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15 Evergreen Trees in Colorado (Tall, Small & Narrow Types)


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Evergreen Trees are trees that retain their leaves throughout the year.

Mention of the state of Colorado brings to mind images of snow-peaked mountains, and streams lined with evergreen trees.

The main types of native evergreen trees found in CO can be grouped as Pines, Firs, Junipers, and Spruce.

However, there are many more evergreens you can plant in CO, where Colorado’s USDA planting and hardiness zones extend from the chilly 3a to the comparatively warmer 7a.

15 Excellent Evergreen Trees To Grow In Colorado

1. Alberta Spruce (Piceaglauca ‘Conica’)

Alberta Spruce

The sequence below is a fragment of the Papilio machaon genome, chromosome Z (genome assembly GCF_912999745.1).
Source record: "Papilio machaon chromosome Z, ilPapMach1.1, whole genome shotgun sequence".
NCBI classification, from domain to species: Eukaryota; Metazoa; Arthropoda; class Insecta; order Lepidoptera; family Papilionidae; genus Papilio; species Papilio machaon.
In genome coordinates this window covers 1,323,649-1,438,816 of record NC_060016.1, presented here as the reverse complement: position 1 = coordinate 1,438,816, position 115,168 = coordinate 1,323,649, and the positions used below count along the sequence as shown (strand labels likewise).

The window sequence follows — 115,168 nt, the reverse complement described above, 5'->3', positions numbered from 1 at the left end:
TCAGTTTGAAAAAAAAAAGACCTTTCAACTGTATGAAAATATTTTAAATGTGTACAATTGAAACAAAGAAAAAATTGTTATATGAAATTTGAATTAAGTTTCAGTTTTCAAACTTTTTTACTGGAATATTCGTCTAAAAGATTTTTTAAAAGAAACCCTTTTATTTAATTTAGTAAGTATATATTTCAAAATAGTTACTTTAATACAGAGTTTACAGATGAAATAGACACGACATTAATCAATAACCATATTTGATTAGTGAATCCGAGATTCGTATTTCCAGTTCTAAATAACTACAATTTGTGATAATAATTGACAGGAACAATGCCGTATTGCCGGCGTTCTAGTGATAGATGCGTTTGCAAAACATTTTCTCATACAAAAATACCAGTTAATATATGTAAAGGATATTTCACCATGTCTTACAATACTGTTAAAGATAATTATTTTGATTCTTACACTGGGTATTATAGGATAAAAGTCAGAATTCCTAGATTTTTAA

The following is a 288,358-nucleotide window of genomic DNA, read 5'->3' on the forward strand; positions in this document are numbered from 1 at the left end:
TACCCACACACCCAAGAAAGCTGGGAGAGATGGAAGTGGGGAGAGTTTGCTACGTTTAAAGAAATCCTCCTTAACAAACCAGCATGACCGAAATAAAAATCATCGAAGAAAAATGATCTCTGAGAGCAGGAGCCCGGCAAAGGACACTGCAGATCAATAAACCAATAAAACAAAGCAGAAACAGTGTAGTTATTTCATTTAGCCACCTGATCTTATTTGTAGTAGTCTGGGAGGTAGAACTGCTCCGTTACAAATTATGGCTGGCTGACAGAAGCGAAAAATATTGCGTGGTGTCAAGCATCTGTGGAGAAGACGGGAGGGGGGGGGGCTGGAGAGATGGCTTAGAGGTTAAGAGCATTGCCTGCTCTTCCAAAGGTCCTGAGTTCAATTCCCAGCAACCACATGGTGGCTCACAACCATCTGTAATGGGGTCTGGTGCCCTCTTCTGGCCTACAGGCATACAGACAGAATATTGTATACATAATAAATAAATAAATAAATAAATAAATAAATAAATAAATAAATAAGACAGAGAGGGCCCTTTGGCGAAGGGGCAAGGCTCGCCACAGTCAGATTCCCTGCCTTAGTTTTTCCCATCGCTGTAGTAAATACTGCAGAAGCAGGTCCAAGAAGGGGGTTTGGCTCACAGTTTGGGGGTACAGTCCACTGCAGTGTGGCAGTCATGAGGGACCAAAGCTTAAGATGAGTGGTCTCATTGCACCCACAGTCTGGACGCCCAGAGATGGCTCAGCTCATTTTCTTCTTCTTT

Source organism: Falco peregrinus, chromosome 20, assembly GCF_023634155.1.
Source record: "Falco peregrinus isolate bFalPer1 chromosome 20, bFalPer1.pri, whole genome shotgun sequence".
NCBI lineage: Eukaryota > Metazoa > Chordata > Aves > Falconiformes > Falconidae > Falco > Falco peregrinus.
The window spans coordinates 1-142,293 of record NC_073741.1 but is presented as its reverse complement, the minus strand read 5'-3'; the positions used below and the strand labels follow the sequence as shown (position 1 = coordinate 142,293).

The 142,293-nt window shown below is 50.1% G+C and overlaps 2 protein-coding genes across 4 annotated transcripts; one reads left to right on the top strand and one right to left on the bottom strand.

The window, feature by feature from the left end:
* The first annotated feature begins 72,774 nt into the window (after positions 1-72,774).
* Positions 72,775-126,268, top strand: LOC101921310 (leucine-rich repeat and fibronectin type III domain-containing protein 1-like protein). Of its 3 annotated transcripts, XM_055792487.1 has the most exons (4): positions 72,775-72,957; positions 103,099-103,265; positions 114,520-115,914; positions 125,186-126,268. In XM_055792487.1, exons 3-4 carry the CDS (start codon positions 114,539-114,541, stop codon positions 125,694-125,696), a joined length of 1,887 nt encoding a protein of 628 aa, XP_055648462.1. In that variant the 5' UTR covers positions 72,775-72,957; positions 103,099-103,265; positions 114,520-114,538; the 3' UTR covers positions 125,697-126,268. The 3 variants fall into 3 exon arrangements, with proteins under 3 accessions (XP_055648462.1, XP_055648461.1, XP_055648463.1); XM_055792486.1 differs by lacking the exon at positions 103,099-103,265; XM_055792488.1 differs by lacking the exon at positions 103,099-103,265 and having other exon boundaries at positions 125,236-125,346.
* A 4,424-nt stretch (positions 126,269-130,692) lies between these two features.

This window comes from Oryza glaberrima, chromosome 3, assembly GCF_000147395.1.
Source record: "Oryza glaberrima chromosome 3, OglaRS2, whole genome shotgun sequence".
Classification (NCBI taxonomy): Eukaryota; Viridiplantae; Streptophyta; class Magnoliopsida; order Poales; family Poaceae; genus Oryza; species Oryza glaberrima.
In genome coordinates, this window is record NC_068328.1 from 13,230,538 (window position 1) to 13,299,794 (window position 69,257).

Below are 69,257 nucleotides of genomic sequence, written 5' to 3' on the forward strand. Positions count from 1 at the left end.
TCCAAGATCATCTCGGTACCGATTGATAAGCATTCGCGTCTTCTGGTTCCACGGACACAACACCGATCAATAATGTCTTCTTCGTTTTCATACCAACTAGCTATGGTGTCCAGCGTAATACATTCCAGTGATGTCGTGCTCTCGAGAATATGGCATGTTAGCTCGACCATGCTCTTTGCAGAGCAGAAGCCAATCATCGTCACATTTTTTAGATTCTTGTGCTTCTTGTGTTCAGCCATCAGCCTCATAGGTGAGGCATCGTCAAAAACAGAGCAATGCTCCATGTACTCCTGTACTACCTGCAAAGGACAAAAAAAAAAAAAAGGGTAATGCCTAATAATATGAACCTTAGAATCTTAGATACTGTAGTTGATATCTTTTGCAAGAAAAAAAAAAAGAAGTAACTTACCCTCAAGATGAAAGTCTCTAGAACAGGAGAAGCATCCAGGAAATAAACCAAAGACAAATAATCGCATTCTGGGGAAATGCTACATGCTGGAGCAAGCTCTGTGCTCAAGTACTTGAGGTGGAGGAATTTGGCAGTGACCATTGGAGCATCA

Image by F. D. Richards via Flickr

The Alberta Spruce is a coniferous evergreen with a classical pyramidal shape. This dwarf version grows very slowly; with increases of about 2-4 inches per year.

The needles are 2-4 inches long and have a wonderful aroma. The Alberta Spruce has a dense growth habit that does best in a northerly or easterly exposure.

The Alberta Spruce is best suited to areas with cold winters and coolish summer temperatures. Plant in well-drained moist, acidic soil.

Because of its dense foliage, it can trap moisture, so whilst it’ll tolerate some shade, it’s best to plant somewhere with good air circulation to avoid problems down the line.

Other Common Names: Dwarf White Spruce, White Spruce

Growing Zones: 3-8

Average Size at Maturity: 3-13 ft tall and 2-10 ft wide

Flowering Season: N/A

2. Austrian Pine (Pinus nigra)